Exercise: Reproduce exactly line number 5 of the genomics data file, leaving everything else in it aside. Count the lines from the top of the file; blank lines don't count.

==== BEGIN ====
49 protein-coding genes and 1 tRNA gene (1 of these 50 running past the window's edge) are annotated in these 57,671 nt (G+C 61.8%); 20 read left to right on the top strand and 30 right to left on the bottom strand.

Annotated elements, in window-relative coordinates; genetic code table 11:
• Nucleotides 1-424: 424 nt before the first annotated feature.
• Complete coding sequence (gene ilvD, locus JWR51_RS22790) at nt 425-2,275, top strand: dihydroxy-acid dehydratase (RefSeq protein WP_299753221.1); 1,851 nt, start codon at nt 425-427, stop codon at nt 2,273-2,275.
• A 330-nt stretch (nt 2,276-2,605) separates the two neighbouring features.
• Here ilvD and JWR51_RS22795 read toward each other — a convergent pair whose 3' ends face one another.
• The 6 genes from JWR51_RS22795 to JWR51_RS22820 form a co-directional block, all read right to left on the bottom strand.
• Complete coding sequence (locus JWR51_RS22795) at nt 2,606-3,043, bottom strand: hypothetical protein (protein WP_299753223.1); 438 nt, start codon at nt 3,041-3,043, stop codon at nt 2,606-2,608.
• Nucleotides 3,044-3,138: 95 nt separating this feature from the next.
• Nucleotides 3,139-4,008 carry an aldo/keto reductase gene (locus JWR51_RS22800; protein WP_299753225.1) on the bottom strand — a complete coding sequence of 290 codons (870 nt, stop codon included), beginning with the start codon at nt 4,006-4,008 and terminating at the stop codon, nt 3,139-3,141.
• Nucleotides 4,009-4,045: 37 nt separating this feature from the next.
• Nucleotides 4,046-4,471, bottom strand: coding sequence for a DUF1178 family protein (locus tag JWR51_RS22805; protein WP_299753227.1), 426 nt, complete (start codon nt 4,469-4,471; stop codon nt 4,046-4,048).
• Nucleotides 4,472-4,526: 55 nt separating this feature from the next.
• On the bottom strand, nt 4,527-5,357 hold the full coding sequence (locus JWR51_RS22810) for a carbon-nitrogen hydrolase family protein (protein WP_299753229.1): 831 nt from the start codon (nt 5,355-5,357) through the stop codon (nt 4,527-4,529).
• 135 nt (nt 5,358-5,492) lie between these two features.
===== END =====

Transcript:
• A 330-nt stretch (nt 2,276-2,605) separates the two neighbouring features.